This is my daughter Emily. Emily is 8 years old and is our #3 of 4 children. Emily is a great kid. She excels at school, loves her friends, and has been swimming about 18 months. Emily swims at Phoenix Swim Club which is a year round swim team. In January, Emily was promoted to the next level, the Rising Stars and in the first week won Swimmer of the Week. At the end of the winter season she was awarded the Coaches Award for her dedication and passion. Emily was so surprised and excited when she got the award and was giddy when Coach Mo told her to make sure to get an extra long shelf because she was sure to be getting more of these.
The awards seemed to fuel her love of swimming even more. She couldn’t wait to go to swim practice and started really showing a competitive side which we hadn’t seen much in her up to that point. She had just started swimming so she was use to large time drops every time she swam. So even if she didn’t win a ribbon, she was excited because she had a personal best time.
Then came our first travel meet to Flagstaff. Emily dropped time in her first event which was the 50 Free. Then came the 50 Fly…
Jeff and I commented how she looked tired from the start. All the times were quite bad, but her time was off by several seconds. And then she looked back at the clock…
Then she looked directly at Jeff and I. I was glad I had my camera in front of my face. I knew she swam poorly but I didn’t think she got it. I was wrong.
Before and after each event, swimmers are supposed to go speak with their coaches. She stated, “That was horrible. Not only did I not qualify for regionals, but I worsened my time by a lot.” All I could think of was how does a little kid who is still under 50 pounds know about swimming qualifying times? But oh, did she know. So off she went to speak to her coach.
Jeff and I had no other children with us so I just shot tons of pictures. And to this day I am so glad that I captured this visual reminder of this lesson on my camera. Emily approached Coach Mo (whom she adores) and I could tell Emily’s voice was very quiet and almost cracking but I couldn’t hear. And then this happened…
The tears flowed. And the vein in the side of her neck almost blew. But Coach Mo had some great words for her. And boy have they stuck with her. Coach Mo told her that she was a champion. And that champions don’t cry because they expect to fail at times. They will have bad swims and worsen times. But then they get back into the pool and work harder so that they improve the next time. Coach also asked her if she gave 100% effort and Emily told her yes. She told Emily that she has no problem as long as Emily gives 100% effort. If she didn’t give 100% then they would have to talk because then there would be a problem. Then Coach Mo reminded her that she chose her for the Coaches Award because she was a proven champion.
Then Emily started catching her breath. And I wondered how the rest of the swims would go. And quite frankly, her times all worsened. She was still a little tearful but ended the meet with a trip over to a family restaurant/brewery with 2 other swim families. Great food and friends quickly changed her mood. But I wondered how she was going to deal with this. And Jeff and I talked at length how we wanted her focus to be on fun and her teammates as much as qualifying times at this age. I know all to well the consequences of burnout in swimming.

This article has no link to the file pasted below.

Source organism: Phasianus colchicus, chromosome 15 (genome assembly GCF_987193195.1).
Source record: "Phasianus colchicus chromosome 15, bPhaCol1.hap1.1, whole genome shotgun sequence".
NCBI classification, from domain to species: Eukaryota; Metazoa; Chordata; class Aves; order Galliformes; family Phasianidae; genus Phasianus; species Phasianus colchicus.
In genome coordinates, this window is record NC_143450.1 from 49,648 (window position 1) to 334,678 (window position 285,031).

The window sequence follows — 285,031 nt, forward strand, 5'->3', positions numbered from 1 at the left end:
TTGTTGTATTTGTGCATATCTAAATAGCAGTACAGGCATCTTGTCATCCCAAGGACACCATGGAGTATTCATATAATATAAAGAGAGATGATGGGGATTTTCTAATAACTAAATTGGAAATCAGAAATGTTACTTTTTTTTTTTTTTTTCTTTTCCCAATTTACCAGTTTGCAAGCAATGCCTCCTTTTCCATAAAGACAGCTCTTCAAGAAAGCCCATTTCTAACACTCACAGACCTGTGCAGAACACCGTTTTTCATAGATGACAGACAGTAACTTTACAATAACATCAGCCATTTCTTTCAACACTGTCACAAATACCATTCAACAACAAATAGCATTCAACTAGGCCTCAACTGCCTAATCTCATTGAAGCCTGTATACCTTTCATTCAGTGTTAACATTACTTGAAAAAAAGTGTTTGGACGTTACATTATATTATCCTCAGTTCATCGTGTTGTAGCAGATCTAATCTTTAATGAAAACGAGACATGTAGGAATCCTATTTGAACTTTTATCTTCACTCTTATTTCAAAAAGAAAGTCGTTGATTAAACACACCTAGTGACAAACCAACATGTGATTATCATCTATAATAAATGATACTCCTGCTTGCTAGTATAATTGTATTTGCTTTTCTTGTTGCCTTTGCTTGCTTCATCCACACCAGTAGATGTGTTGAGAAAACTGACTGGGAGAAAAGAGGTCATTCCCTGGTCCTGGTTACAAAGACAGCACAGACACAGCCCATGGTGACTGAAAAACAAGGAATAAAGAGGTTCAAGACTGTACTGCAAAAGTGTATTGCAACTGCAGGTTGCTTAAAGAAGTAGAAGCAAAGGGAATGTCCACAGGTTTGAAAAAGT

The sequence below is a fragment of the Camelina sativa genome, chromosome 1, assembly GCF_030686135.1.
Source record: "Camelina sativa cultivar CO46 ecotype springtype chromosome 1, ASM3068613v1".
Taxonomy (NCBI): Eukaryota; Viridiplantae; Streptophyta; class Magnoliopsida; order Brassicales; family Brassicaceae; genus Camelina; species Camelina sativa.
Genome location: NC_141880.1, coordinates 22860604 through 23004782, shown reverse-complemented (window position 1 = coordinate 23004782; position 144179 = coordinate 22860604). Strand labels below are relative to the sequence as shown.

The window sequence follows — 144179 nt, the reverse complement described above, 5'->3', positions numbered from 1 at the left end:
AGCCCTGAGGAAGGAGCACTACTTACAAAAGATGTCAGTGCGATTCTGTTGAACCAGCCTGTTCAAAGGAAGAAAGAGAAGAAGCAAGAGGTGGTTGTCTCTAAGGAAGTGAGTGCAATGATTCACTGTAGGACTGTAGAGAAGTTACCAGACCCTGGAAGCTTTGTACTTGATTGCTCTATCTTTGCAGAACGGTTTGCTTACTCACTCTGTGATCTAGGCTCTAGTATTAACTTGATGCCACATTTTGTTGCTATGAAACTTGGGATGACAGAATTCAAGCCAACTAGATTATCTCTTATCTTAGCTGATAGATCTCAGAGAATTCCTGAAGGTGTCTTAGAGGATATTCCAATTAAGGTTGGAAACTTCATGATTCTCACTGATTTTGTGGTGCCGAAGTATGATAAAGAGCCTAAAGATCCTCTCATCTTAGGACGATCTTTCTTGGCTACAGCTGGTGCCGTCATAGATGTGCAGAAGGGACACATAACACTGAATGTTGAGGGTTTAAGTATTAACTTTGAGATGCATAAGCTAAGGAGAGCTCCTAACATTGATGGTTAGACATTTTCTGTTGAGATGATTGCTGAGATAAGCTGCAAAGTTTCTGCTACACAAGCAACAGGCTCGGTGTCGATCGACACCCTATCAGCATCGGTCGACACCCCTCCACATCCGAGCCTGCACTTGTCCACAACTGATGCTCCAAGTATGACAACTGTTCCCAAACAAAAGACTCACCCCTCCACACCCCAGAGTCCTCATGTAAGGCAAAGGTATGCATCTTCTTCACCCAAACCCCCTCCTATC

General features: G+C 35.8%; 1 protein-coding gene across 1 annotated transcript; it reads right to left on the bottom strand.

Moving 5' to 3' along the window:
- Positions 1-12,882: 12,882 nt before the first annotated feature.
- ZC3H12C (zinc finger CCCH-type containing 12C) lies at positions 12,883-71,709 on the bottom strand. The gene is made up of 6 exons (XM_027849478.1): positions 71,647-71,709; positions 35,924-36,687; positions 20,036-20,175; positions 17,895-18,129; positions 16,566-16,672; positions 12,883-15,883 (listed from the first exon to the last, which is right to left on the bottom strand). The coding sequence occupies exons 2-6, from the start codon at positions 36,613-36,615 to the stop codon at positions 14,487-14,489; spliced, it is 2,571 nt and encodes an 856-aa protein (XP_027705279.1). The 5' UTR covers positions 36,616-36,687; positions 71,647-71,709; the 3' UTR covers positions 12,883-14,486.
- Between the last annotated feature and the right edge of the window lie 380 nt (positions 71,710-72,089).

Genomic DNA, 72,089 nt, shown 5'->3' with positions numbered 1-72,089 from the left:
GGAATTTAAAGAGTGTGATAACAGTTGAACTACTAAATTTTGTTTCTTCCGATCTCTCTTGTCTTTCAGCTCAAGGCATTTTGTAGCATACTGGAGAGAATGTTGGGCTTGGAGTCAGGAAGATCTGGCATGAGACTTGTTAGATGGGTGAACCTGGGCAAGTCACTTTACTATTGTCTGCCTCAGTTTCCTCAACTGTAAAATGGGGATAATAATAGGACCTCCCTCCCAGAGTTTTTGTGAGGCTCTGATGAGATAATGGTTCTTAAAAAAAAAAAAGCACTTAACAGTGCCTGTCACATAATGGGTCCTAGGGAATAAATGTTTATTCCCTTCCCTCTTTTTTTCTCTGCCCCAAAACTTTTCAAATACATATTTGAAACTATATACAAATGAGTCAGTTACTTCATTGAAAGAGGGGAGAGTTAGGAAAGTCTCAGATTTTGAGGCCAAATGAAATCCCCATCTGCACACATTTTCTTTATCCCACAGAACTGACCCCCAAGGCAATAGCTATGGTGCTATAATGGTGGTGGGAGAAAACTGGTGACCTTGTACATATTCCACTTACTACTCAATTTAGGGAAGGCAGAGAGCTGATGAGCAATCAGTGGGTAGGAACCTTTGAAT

And the next meet, Emily had fun. And in addition to fun, she qualified for her 2nd event for Regionals. She was going to be traveling to Tucson for her first Regional Tournament in the 50 and 100 back. She was beyond ecstatic and she kept telling us how hard she was working and she knew it would pay off. And she was right.
Then time for Regionals came and we traveled to Tucson where almost 30 family members from both sides of our family came to cheer her on. Here is Emily with the proud mama.
And the proud daddy. Very proud daddy I might say.
And the big moment came. Her first event which was the 50 back. She was one of only 3 eight year olds swimming with the 10 and under girls. And she dropped 1.5 seconds off her time. Good swim love.
Then the next event came and it was the 100 back. And with all her family cheering her on, in the middle of her event she did this…
She looked over at my sister in the middle of the race and smiled. What?! At first I was bewildered and confused as this little fireball had become so competitive so quickly but then I was kind of excited in a strange way that she was showing her age. 8 years old. What a great time to be young and smile at your Aunt Juju. There is plenty of time to grow up. But then my focus switched to “How is she going to handle this?”
She got out of the pool and said, “That was a horrible time.” I said, “Yes, but you did smile at your Aunt during your race.” And she smiled and I told her to go to talk to her Coach. She came back stating that Mo said “You know why I like you Emily? Because you want to get better and you work hard. You want to win.” And she had a grin, ear to ear.
So the family started packing up and her cousin said, “How did you do Emily?” Emily stated, “Well I did great last night but my time was terrible this morning. But that’s ok. Champions sometimes fail.”
And that my friends is a lesson learned for all of us. Champions often fail many times before they succeed. Wow- powerful stuff. And I am so excited that I have another future athlete coming behind Emily, Ben, and Rebecca. And she will learn from them all.